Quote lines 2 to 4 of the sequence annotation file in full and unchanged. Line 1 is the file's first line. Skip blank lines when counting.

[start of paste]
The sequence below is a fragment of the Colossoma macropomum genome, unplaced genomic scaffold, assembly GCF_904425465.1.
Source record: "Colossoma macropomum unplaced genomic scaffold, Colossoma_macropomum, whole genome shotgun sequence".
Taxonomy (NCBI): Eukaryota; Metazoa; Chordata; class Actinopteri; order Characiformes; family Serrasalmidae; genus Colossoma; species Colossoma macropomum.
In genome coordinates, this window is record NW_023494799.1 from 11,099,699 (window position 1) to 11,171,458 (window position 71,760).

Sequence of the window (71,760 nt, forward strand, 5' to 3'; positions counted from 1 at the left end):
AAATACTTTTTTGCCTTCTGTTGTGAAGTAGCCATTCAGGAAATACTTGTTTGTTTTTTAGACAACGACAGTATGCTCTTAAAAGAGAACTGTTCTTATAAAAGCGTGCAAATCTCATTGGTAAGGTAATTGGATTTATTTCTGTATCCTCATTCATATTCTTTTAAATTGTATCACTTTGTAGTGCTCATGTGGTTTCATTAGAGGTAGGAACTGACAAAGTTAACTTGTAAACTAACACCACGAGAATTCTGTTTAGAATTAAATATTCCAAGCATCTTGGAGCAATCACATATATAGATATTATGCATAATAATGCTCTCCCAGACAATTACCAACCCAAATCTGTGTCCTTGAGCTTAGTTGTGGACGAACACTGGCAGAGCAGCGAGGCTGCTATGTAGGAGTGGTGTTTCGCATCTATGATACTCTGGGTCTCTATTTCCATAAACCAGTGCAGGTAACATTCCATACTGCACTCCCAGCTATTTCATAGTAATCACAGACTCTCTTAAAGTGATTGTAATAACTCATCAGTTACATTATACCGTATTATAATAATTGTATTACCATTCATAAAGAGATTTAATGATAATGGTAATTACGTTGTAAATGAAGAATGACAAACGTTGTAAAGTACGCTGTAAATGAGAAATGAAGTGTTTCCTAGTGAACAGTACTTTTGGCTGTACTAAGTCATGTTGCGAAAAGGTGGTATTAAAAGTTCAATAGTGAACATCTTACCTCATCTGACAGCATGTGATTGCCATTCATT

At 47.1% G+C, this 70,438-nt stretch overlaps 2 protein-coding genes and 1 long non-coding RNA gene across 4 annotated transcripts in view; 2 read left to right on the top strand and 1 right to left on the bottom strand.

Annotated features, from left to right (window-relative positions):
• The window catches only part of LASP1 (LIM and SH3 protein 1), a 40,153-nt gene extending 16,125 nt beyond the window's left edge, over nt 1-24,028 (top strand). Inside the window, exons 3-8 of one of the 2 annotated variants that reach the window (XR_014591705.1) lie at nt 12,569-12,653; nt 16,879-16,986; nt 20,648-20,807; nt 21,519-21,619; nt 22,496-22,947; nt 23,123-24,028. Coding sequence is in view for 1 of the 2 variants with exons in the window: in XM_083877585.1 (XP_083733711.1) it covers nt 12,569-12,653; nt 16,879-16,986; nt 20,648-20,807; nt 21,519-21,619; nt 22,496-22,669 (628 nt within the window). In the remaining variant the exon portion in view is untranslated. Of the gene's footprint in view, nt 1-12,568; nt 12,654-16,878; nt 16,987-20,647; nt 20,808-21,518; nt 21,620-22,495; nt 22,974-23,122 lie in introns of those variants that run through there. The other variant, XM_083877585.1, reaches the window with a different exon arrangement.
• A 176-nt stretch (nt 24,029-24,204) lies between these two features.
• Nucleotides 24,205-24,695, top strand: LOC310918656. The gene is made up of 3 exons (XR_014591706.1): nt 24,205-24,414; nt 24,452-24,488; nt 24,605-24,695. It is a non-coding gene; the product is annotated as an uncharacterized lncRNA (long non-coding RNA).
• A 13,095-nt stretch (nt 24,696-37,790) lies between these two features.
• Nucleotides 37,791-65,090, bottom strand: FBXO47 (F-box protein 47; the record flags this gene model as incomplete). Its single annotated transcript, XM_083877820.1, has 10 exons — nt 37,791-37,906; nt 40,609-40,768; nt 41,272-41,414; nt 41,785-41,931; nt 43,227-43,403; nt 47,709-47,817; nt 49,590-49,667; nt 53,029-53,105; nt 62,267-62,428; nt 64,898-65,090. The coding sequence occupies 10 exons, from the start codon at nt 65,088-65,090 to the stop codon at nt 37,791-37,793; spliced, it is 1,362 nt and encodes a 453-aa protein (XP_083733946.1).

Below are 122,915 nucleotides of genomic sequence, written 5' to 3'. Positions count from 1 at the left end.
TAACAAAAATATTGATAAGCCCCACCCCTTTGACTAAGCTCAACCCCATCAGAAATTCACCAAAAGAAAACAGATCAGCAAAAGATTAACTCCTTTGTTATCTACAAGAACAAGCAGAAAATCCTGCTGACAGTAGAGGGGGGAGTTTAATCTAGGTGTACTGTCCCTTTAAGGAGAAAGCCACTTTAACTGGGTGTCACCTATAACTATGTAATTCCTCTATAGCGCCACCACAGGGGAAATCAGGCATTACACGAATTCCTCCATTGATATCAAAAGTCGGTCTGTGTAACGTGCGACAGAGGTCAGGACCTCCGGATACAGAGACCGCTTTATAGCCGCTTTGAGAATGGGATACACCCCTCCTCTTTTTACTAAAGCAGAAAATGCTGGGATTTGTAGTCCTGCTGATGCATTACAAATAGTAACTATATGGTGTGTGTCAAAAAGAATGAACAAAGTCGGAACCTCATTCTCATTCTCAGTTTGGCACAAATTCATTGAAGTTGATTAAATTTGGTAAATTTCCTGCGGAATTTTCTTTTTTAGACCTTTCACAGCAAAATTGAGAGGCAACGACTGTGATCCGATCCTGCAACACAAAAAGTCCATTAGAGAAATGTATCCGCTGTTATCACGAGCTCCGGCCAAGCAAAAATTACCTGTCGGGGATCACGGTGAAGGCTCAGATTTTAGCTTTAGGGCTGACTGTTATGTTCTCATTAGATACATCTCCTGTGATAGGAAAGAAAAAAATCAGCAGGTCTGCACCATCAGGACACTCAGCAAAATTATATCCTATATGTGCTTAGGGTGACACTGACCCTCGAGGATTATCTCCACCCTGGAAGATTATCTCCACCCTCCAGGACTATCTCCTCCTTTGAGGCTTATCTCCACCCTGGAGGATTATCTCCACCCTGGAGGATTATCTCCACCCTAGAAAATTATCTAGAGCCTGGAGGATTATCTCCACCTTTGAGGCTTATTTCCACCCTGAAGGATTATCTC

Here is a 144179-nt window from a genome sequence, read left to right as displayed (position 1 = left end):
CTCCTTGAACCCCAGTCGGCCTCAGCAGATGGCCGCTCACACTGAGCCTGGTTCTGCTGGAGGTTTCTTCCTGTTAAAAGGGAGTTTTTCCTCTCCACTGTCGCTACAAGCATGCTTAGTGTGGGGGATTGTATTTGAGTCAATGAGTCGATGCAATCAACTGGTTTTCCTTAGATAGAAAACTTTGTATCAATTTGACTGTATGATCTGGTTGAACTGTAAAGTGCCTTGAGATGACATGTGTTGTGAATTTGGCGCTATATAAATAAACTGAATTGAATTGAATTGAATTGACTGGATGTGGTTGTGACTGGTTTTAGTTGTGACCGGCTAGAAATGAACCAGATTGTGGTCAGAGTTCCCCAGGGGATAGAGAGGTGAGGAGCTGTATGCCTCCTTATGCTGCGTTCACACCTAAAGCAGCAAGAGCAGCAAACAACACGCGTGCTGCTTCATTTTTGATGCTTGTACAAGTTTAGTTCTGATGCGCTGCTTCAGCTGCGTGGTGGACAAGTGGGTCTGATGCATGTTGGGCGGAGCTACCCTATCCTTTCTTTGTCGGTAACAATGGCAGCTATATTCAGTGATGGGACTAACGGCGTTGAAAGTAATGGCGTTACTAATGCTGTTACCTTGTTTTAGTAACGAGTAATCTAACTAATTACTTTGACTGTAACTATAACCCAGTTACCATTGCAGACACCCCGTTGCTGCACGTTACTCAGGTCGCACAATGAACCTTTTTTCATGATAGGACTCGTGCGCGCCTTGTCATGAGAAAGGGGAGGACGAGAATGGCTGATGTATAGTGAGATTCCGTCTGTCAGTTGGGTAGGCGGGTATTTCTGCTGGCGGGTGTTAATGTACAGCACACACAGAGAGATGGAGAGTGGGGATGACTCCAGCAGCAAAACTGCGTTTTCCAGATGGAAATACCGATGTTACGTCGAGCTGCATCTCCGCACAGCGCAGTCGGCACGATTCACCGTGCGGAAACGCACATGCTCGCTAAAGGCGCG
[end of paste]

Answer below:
Source record: "Colossoma macropomum unplaced genomic scaffold, Colossoma_macropomum, whole genome shotgun sequence".
Taxonomy (NCBI): Eukaryota; Metazoa; Chordata; class Actinopteri; order Characiformes; family Serrasalmidae; genus Colossoma; species Colossoma macropomum.
In genome coordinates, this window is record NW_023494799.1 from 11,099,699 (window position 1) to 11,171,458 (window position 71,760).